While it's been a while since we really warmed to him on screen, kudos are certainly due to Shia LaBeouf for giving his career a new lease of life of late. The 26-year-old actor started off in the Disney Channel world before graduating to blockbuster sidekick in films like "Constantine" and "I Robot," and has spent much of the last half-decade going from blockbuster to blockbuster, most notably in the 'Transformers' series and "Indiana Jones and the Kingdom of the Crystal Skull." But John Hillcoat's "Lawless," which opens in a few weeks, seems to signal a serious sea change in the actor's career.
Because from now on, he doesn't have a studio picture on his slate; instead, he's co-starring in Robert Redford's "The Company You Keep," he'll reunite with Hillcoat on the L.A. cop thriller "Triple Nine," and most recently, signed on to appear in Lars von Trier's sexually explicit "The Nymphomaniac." And as "Lawless" nears release, LaBeouf has revealed that this is a very deliberate move, with the actor suggesting to the The Hollywood Reporter that he is finished with big-budget studio films. "I'm done. There's no room for being a visionary in the studio system. It literally cannot exist. You give Terrence Malick a movie like 'Transformers,' and he's fucked. There's no way for him to exist in that world."
As such the actor is putting more faith in companies like independent financiers Voltage Pictures, who backed both "The Company You Keep" and the just-wrapped crime thriller "The Necessary Death of Charlie Countryman," which co-stars Mads Mikkelsen and Evan Rachel Wood. "These dudes are a miracle," LaBeouf said about Voltage. "They give you the money, and they trust you -- [unlike the studios, which] give you the money, then get on a plane and come to the set and stick a finger up your ass and chase you around for five months."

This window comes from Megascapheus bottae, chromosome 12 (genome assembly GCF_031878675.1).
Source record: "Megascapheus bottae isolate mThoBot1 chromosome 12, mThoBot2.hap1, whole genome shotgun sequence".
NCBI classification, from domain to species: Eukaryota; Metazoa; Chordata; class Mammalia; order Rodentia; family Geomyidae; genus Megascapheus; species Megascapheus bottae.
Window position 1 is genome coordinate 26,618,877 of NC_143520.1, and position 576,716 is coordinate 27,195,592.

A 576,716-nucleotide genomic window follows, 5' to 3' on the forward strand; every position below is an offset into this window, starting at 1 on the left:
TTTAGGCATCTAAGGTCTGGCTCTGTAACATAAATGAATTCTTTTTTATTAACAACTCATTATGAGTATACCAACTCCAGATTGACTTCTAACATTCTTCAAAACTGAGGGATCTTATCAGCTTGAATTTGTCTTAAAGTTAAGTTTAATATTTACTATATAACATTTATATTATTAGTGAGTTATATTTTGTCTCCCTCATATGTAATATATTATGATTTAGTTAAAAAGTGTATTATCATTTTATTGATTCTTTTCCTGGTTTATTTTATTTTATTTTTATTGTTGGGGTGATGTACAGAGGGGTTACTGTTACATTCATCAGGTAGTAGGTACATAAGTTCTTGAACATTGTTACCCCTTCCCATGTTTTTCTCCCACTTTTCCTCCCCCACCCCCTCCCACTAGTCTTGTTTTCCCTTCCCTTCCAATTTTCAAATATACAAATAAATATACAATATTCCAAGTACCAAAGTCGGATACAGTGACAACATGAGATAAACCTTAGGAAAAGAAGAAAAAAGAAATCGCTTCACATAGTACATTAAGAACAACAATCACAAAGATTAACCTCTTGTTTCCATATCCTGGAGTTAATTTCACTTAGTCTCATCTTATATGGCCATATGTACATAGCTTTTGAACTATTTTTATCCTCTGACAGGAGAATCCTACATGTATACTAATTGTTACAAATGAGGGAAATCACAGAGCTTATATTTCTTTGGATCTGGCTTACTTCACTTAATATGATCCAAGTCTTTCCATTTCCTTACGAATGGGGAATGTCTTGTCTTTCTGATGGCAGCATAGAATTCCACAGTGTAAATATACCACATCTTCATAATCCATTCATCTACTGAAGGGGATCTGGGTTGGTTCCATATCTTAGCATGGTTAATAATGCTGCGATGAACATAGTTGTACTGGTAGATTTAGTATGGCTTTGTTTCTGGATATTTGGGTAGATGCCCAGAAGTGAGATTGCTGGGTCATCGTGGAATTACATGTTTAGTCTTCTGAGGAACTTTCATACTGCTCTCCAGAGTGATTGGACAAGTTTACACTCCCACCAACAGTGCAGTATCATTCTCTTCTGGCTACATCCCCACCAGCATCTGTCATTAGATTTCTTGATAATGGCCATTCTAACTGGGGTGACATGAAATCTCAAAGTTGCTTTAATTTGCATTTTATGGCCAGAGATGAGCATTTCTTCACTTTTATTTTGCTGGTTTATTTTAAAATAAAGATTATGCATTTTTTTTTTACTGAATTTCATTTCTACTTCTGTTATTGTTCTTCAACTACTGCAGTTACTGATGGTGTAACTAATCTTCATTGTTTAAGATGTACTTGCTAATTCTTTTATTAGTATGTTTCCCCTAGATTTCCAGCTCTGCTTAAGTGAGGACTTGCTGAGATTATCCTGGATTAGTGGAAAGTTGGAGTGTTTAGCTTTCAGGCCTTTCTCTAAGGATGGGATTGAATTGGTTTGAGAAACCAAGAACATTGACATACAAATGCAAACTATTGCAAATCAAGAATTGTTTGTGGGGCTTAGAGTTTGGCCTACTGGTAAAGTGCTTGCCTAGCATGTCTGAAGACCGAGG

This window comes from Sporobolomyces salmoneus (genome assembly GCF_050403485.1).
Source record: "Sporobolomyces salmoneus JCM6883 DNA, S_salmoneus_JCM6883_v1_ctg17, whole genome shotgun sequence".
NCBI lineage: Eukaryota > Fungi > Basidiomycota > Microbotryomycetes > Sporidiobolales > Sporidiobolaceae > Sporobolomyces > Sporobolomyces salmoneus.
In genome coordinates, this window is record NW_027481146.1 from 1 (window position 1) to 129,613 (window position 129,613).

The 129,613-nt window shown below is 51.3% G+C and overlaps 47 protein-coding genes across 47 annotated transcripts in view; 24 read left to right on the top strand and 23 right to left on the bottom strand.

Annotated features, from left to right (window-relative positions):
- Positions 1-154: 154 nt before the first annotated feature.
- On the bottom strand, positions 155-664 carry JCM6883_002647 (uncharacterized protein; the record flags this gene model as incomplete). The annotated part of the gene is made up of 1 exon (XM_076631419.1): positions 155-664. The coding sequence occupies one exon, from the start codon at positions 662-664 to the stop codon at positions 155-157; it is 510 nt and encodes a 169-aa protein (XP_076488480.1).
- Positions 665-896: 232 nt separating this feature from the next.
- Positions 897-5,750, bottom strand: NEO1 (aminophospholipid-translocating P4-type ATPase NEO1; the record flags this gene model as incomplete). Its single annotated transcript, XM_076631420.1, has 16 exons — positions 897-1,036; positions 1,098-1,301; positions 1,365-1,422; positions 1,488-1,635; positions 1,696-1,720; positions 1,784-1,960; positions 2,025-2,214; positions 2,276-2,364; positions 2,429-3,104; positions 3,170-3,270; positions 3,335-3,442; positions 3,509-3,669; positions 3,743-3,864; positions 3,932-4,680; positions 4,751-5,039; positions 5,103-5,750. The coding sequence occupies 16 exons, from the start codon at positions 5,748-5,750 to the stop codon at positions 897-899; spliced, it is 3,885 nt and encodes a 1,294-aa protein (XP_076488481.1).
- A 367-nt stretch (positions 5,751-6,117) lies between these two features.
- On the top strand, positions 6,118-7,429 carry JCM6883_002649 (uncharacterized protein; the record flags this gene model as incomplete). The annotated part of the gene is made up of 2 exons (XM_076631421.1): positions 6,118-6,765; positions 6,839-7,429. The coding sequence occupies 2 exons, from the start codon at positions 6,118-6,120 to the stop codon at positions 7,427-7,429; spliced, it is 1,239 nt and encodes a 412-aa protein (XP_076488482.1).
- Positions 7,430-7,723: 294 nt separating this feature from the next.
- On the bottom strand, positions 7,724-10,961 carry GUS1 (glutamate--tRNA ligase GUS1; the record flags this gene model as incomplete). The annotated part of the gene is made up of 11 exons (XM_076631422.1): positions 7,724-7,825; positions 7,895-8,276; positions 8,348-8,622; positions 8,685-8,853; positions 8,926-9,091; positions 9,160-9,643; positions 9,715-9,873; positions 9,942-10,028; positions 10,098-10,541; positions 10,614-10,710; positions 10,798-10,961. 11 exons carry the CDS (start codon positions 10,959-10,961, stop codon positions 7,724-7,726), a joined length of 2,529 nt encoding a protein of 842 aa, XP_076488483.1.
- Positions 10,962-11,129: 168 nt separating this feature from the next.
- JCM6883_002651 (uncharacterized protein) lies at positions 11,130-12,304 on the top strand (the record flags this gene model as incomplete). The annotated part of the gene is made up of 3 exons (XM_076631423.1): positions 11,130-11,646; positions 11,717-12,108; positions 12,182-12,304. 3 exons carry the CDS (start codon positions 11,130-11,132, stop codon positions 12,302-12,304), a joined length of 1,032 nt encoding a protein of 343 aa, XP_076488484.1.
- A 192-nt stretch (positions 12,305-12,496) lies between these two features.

But seemingly abandoning studio fare (although the actor doesn't seem to rule out returning to the fold in the future) has had a price: LaBeouf's diss of his Indiana Jones movie, saying of director Steven Spielberg, "when you drop the ball, you drop the ball" seemingly cost him his relationship with the director, who'd served as something of a mentor to the young star. "He told me there's a time to be a human being and have an opinion, and there's a time to sell cars. It brought me freedom, but it also killed my spirits because this was a dude I looked up to like a sensei." As such, LaBeouf says he now "deeply regrets" what he said.
Working with Spielberg will certainly be worlds away from working with Lars von Trier, as "The Nymphomaniac" gears up to shoot next month with Charlotte Gainsbourg, Stellan Skarsgård and Willem Dafoe also in the cast. And LaBoeuf tells MTV that he certainly has reservations. "He's very dangerous. He's the most dangerous dude I've ever showed up for," the actor said, confirming his role in von Trier's soft-core-like porn-esque drama. "I'm terrified."
It will perhaps be just as terrifying for the audience as for the actors. It appears there's going to be real sex in the film and actors like LaBeouf are expected to go naked and actually engage in sexual acts on screen. "It is what you think it is," LaBeouf said."There's a disclaimer at the top of the script that basically says, we're doing [the sex] for real. And anything that is 'illegal' will be shot in blurred images, but other than that, everything is happening."
Is LaBeouf prepared to go there? "Whatever's asked of me," he said with his "Lawless" co-star Jessica Chastain looking on in horror. "It's going to be a wild movie." And he also tells THR that the fear is part of the appeal: "I'm only going to work now when I'm terrified." It's an admirable approach for an actor who could be cashing paycheck after paycheck in studio fare. We'll see how it turns out when "Lawless" hits theaters on August 29th, while "The Nymphomaniac" will follow in 2013.